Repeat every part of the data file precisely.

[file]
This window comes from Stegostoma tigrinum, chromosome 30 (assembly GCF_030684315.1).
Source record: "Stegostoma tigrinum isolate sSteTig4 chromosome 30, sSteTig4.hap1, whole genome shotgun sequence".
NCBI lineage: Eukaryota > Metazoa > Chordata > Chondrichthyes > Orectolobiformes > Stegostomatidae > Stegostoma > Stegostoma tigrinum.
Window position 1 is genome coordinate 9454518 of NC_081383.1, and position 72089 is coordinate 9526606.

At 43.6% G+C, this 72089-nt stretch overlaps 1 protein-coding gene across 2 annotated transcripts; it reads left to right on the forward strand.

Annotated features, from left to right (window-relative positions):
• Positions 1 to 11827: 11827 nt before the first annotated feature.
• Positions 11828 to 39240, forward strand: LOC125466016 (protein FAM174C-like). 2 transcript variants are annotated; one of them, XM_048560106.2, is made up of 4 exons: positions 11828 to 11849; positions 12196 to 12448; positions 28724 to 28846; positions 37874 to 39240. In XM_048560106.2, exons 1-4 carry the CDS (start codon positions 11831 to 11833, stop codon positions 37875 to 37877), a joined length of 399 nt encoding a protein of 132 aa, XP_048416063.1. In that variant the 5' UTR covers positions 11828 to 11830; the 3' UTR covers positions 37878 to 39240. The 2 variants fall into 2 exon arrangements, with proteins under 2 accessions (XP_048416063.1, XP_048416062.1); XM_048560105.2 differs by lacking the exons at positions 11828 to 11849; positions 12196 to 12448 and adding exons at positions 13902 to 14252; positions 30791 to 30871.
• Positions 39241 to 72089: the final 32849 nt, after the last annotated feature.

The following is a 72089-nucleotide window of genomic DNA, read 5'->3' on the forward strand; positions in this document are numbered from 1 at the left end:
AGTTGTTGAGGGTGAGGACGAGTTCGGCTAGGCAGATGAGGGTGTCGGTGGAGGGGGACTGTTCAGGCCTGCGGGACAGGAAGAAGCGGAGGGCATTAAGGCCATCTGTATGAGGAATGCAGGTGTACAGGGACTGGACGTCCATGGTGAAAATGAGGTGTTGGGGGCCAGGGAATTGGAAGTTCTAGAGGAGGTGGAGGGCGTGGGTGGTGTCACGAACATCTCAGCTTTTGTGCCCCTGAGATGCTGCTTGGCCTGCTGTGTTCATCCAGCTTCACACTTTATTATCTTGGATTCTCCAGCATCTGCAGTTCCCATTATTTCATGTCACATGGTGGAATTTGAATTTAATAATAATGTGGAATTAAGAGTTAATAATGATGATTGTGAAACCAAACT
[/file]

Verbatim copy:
This window comes from Stegostoma tigrinum, chromosome 30 (assembly GCF_030684315.1).
Source record: "Stegostoma tigrinum isolate sSteTig4 chromosome 30, sSteTig4.hap1, whole genome shotgun sequence".
NCBI lineage: Eukaryota > Metazoa > Chordata > Chondrichthyes > Orectolobiformes > Stegostomatidae > Stegostoma > Stegostoma tigrinum.
Window position 1 is genome coordinate 9454518 of NC_081383.1, and position 72089 is coordinate 9526606.

At 43.6% G+C, this 72089-nt stretch overlaps 1 protein-coding gene across 2 annotated transcripts; it reads left to right on the forward strand.

Annotated features, from left to right (window-relative positions):
• Positions 1 to 11827: 11827 nt before the first annotated feature.
• Positions 11828 to 39240, forward strand: LOC125466016 (protein FAM174C-like). 2 transcript variants are annotated; one of them, XM_048560106.2, is made up of 4 exons: positions 11828 to 11849; positions 12196 to 12448; positions 28724 to 28846; positions 37874 to 39240. In XM_048560106.2, exons 1-4 carry the CDS (start codon positions 11831 to 11833, stop codon positions 37875 to 37877), a joined length of 399 nt encoding a protein of 132 aa, XP_048416063.1. In that variant the 5' UTR covers positions 11828 to 11830; the 3' UTR covers positions 37878 to 39240. The 2 variants fall into 2 exon arrangements, with proteins under 2 accessions (XP_048416063.1, XP_048416062.1); XM_048560105.2 differs by lacking the exons at positions 11828 to 11849; positions 12196 to 12448 and adding exons at positions 13902 to 14252; positions 30791 to 30871.
• Positions 39241 to 72089: the final 32849 nt, after the last annotated feature.

The following is a 72089-nucleotide window of genomic DNA, read 5'->3' on the forward strand; positions in this document are numbered from 1 at the left end:
AGTTGTTGAGGGTGAGGACGAGTTCGGCTAGGCAGATGAGGGTGTCGGTGGAGGGGGACTGTTCAGGCCTGCGGGACAGGAAGAAGCGGAGGGCATTAAGGCCATCTGTATGAGGAATGCAGGTGTACAGGGACTGGACGTCCATGGTGAAAATGAGGTGTTGGGGGCCAGGGAATTGGAAGTTCTAGAGGAGGTGGAGGGCGTGGGTGGTGTCACGAACATCTCAGCTTTTGTGCCCCTGAGATGCTGCTTGGCCTGCTGTGTTCATCCAGCTTCACACTTTATTATCTTGGATTCTCCAGCATCTGCAGTTCCCATTATTTCATGTCACATGGTGGAATTTGAATTTAATAATAATGTGGAATTAAGAGTTAATAATGATGATTGTGAAACCAAACT